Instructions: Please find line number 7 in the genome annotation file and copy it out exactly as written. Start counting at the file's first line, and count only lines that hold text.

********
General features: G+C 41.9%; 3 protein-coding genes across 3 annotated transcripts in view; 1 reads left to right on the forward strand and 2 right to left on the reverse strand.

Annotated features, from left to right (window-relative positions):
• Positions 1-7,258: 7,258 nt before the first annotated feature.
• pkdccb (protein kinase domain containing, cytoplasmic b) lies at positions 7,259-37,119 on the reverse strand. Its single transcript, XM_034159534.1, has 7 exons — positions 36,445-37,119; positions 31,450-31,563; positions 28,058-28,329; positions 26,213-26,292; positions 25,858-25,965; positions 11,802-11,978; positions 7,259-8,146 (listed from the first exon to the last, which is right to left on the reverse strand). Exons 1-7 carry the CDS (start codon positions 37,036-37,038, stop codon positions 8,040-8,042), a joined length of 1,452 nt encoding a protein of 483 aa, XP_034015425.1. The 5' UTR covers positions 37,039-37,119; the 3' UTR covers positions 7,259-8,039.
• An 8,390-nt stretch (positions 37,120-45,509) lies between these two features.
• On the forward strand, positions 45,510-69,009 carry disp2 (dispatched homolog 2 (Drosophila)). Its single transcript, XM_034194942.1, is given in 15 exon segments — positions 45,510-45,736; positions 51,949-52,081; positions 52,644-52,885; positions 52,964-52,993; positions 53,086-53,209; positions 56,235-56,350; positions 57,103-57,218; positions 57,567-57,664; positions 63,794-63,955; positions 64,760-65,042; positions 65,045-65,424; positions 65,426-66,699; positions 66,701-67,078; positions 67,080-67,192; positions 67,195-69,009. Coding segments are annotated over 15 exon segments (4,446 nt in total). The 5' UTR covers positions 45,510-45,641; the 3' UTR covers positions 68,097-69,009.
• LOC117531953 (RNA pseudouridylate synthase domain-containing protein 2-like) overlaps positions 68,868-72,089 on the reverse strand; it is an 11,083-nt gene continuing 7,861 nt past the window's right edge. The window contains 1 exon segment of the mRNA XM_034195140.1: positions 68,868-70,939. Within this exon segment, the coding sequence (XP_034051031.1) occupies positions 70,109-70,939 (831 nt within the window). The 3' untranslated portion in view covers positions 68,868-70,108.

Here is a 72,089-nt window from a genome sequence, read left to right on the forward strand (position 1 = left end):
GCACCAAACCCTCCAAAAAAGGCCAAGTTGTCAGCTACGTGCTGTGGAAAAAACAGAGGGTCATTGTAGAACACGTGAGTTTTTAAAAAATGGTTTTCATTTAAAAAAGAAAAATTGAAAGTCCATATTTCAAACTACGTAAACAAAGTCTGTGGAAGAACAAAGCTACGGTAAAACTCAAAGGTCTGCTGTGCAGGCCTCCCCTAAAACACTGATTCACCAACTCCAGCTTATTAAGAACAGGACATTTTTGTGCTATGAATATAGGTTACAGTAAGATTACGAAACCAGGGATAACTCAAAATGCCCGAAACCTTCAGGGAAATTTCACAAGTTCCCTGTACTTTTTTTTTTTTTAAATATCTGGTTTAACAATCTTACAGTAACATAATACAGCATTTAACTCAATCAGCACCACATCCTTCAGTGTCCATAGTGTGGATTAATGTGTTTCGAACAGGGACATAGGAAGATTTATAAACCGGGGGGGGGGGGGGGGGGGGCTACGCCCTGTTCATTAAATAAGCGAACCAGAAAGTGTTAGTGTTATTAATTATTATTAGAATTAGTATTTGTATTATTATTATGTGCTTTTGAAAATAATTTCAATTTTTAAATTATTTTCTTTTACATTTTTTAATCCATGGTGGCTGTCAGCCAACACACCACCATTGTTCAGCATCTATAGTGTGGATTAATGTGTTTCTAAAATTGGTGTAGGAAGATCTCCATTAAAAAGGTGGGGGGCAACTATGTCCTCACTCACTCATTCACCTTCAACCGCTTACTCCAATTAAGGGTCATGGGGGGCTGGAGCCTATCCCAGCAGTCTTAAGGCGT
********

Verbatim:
• LOC117531953 (RNA pseudouridylate synthase domain-containing protein 2-like) overlaps positions 68,868-72,089 on the reverse strand; it is an 11,083-nt gene continuing 7,861 nt past the window's right edge. The window contains 1 exon segment of the mRNA XM_034195140.1: positions 68,868-70,939. Within this exon segment, the coding sequence (XP_034051031.1) occupies positions 70,109-70,939 (831 nt within the window). The 3' untranslated portion in view covers positions 68,868-70,108.